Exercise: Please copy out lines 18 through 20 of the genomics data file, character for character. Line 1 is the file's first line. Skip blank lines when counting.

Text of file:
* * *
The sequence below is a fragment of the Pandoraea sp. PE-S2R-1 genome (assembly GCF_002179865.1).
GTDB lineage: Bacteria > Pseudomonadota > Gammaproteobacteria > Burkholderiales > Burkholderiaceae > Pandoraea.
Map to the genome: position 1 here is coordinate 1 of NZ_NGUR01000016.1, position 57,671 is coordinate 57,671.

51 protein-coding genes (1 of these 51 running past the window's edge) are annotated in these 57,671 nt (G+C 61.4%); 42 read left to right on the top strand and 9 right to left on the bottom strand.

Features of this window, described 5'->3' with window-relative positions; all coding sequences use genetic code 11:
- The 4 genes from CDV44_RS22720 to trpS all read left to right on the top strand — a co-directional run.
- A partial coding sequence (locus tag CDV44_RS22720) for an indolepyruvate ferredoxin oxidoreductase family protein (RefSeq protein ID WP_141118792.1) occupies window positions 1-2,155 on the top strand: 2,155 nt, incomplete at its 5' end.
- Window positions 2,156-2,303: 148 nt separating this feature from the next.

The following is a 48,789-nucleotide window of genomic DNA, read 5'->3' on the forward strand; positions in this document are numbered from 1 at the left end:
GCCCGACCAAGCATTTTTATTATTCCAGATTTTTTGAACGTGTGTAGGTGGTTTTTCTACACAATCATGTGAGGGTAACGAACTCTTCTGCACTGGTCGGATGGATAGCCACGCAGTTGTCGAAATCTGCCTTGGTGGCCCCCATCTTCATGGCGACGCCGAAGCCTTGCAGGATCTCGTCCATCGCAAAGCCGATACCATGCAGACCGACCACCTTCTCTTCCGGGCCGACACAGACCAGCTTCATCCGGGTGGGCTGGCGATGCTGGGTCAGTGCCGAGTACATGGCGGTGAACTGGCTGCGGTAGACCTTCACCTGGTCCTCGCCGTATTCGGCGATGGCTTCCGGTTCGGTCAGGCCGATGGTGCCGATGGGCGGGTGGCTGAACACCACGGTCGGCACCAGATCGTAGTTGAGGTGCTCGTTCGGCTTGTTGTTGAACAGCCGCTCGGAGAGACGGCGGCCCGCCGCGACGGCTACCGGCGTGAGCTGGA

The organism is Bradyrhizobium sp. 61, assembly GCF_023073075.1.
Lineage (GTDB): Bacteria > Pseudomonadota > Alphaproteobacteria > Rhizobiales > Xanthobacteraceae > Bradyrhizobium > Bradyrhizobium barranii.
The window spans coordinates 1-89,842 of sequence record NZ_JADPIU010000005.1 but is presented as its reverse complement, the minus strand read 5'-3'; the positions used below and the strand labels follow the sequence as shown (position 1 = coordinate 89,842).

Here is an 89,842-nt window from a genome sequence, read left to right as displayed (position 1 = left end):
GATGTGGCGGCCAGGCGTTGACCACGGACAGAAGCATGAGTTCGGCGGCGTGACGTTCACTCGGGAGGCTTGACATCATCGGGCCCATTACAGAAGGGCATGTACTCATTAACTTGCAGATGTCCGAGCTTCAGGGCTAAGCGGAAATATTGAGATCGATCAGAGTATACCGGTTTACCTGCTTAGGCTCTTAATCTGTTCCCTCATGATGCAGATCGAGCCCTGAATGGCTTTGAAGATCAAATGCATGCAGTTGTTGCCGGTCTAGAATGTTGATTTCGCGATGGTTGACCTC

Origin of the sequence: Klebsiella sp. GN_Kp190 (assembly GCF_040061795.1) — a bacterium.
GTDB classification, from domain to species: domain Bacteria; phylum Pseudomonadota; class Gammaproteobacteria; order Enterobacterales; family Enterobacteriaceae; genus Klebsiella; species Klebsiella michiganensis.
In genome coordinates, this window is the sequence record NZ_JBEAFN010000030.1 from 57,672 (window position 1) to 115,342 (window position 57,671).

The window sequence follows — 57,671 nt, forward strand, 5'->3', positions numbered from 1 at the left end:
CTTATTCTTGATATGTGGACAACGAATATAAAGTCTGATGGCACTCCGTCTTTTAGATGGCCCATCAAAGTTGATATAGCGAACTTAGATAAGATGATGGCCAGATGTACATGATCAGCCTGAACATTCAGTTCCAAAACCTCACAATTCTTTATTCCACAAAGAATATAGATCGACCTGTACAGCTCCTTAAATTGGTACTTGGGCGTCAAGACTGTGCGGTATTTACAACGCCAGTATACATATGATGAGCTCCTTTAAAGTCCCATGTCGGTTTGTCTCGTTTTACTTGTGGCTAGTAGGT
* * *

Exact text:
In genome coordinates, this window is the sequence record NZ_JBEAFN010000030.1 from 57,672 (window position 1) to 115,342 (window position 57,671).

The window sequence follows — 57,671 nt, forward strand, 5'->3', positions numbered from 1 at the left end:
CTTATTCTTGATATGTGGACAACGAATATAAAGTCTGATGGCACTCCGTCTTTTAGATGGCCCATCAAAGTTGATATAGCGAACTTAGATAAGATGATGGCCAGATGTACATGATCAGCCTGAACATTCAGTTCCAAAACCTCACAATTCTTTATTCCACAAAGAATATAGATCGACCTGTACAGCTCCTTAAATTGGTACTTGGGCGTCAAGACTGTGCGGTATTTACAACGCCAGTATACATATGATGAGCTCCTTTAAAGTCCCATGTCGGTTTGTCTCGTTTTACTTGTGGCTAGTAGGT